As a student in high school did you ever feel like the standardized test are helping you or making you get in to a better college? Have you ever thought about how many hours students and teachers spend preparing for the standardized test? Many hours and studying are being put into those test but are they really effective and are the test doing the students good in life? Standardized tests are really just to effective, teachers and students spend too much time on them and it’s not doing the students any good, and even it’s not doing the teachers any good. Standardized tests in schools today in Ohio should be stopped because they are causing for teachers to be evaluated by the test results of how the students do on the tests, they are having the students more stressed about school and do they benefit you in colleges and university and do they really look at how well students do on them test.
Twelve Angry Men is in many ways a love letter to the American legal justice system. We find here eleven men, swayed to conclusions by prejudices, past experience, and short-sightedness, challenged by one man who holds himself and his peers to a higher standard of justice, demanding that this marginalized member of society be given his due process. We see the jurors struggle between the two, seemingly conflicting, purposes of a jury, to punish the guilty and to protect the innocent. It proves, however, that the logic of the American trial-by-jury system does work.
Being convicted of a crime that you had nothing to do with must be the most frustrating feeling in the world. Although I had already started a previous research paper, my interest and attention was caught when I viewed an in class video by the name of The Farm: Angola, USA. There were two individuals named George Crawford and Vincent Simmons whose case caught my attention. George Crawford and Vincent Simmons case sounded a little sketchy in my opinion, and the thought of them being wrongfully convicted came to my mind. Although my paper is not about them, their stories inspired me to research about wrongful convictions and exonerations. There are still people who have been convicted 30 years and more, and are still in prison because of how
John Scopes, a high school biology teacher, who found himself at the center of one of the 20th century’s most famous life-changing court hearings; The Scopes Trial. It was also known as the Monkey Trial, where biology teacher John Scopes was prosecuted for teaching evolution in a public school located in Tennessee (Kemper). Prior to the trial, there was a anti-evolution law that was passed making Scopes actions illegal, this was known as The Butler Act. As a matter of fact, when Scopes went against this law it was the first step in moving towards modernism. As well as, causing America to move away from traditional values. This trial was viewed as an opportunity to challenge the authority of the law and to publicize the accuracy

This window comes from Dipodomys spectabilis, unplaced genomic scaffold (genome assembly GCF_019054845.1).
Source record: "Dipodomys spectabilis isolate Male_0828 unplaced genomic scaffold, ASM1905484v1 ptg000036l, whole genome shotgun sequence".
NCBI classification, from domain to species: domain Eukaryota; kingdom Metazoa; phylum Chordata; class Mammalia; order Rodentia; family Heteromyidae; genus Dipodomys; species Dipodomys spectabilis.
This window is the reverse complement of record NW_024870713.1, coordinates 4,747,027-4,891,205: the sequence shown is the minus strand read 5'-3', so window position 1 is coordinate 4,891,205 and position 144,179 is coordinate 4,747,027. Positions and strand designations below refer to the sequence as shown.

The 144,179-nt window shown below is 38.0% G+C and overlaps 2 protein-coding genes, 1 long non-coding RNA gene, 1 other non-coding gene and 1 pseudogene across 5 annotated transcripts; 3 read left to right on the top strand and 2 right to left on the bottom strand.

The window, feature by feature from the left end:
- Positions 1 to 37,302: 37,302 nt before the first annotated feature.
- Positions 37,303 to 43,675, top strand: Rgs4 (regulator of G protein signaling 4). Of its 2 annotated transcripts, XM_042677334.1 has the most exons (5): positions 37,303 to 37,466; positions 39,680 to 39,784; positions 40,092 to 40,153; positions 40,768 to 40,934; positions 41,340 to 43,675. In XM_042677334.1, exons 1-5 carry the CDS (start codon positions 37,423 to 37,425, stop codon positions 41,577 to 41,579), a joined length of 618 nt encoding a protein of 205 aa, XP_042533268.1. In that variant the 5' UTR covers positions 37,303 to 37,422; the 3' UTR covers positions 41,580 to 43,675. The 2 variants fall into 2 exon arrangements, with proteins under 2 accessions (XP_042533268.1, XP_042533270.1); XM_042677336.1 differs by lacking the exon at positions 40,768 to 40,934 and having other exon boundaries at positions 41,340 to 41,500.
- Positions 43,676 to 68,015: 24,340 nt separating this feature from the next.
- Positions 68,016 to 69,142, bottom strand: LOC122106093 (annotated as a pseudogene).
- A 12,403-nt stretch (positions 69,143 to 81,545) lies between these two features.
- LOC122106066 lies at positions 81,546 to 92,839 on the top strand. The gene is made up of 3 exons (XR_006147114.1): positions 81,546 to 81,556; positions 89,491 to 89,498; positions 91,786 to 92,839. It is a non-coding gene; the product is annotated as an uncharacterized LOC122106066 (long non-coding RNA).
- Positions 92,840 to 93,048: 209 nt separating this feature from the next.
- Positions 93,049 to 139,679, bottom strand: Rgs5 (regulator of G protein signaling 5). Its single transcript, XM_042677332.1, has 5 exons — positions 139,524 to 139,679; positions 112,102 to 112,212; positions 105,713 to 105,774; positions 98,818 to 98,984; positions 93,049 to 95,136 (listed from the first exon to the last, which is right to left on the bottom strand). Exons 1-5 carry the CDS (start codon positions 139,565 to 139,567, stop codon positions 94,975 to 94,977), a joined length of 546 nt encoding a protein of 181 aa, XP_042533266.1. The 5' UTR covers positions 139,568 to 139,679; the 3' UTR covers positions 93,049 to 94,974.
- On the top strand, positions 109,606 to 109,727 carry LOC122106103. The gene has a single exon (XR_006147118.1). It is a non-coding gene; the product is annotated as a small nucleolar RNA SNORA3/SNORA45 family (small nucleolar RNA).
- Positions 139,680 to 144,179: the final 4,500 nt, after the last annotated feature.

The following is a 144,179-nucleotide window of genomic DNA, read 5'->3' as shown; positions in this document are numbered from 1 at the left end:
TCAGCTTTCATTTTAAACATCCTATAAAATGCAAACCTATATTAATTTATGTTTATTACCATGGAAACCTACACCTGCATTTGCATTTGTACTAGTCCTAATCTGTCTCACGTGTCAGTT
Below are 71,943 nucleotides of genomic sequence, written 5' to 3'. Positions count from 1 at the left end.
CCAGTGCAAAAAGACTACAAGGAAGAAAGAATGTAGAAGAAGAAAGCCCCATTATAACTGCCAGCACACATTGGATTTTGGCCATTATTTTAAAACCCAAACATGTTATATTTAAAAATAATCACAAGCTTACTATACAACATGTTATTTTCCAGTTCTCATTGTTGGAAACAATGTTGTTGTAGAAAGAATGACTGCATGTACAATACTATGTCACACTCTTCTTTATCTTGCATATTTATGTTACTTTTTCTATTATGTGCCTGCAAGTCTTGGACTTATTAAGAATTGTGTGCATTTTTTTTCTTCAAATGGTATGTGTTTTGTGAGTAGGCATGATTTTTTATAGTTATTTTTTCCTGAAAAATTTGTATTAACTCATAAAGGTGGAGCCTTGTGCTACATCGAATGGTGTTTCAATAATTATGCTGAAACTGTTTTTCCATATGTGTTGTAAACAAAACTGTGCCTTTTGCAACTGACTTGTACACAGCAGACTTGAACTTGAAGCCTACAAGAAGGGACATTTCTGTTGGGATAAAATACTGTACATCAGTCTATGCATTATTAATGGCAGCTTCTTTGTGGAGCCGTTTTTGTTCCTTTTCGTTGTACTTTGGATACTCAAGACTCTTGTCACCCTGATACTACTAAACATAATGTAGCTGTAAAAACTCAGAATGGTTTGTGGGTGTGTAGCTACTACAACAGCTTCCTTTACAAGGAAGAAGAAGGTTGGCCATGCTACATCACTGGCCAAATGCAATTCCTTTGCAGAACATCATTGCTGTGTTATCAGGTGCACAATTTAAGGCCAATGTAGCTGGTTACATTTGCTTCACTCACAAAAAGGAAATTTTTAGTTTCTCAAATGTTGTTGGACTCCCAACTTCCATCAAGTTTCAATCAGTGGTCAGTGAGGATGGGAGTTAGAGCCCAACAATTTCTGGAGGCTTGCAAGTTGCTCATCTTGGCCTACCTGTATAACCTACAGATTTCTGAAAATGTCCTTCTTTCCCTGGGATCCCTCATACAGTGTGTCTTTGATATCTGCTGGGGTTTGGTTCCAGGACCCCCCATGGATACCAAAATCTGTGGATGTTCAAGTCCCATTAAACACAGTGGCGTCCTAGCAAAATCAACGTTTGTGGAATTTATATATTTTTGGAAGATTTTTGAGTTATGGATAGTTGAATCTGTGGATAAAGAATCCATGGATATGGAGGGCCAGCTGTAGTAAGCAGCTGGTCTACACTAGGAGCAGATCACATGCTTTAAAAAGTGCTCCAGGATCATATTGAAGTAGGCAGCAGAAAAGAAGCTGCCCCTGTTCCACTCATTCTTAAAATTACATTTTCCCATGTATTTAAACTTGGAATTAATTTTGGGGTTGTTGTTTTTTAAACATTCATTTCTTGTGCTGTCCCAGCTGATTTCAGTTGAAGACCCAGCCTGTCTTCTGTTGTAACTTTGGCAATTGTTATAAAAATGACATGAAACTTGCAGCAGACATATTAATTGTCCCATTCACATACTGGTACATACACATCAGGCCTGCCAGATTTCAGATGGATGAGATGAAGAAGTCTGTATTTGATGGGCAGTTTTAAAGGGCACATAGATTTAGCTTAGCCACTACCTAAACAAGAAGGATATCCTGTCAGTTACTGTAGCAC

This is an essay about an unforgettable time in history, which was known as the Scopes Monkey Trial. The Scopes Monkey Trial occurred in the 1920’s. During this time period most people believed in fundamentalism. Their belief was so strong that they created a law prohibiting the teaching of it in public schools, the law was known as the Butler Act . There was a guy named John Scopes who was a school teacher who willingly broke the Butler Act and decided to teach evolution one day. He was one of those people who didn’t agree with it so he decided to test it. Due to him braking this law a spree of arguments broke out on a few things. The main points were about people’s different views on fundamentalism/ anit-evolution which soon followed a trial and after that left a legacy for many other to follow.
The documentary relates to the United States in the way of that the public school system is broken. Government and political officials have repeatedly promised to correct the public school system and have failed to deliver. Programs such as the no child left behind act and standardized tests have been created to correct this system. But these programs and tests actually hurt this system since they are based on a narrow curriculum not measuring an individual student 's skills and talents. Other issues which are mentioned in the documentary and affect our country are teachers unions and tenure. Teachers unions refuse to reward good teachers who actually aid our nation 's students so they are able to succeed. The tenure system legislated by the American Association of University Professors in 1900, keeps teachers who hinder the education and performance of students from being fired. Which leaves students to fail and these teachers with no repercussions. Such as in New York, between 2006 and 2011 only 32 out of 132,000 teachers were fired for any reason.
Education reform is legislation to improve the quality of education in the United States. Once, grades were the most important achievement for students. However, politicians and the public were concerned that our standardized test scores were not as good as those of other countries. Therefore, state and national governments started making laws to make school more challenging and to test kids more. One of those laws was “No Child Left Behind”. Recently, the Common Core State Standards were developed and kids were going to be tested more than ever. However, all of this education reform has been a failure because our testing scores have not improved, the testing makes children suffer, and it doesn’t improve how teachers teach.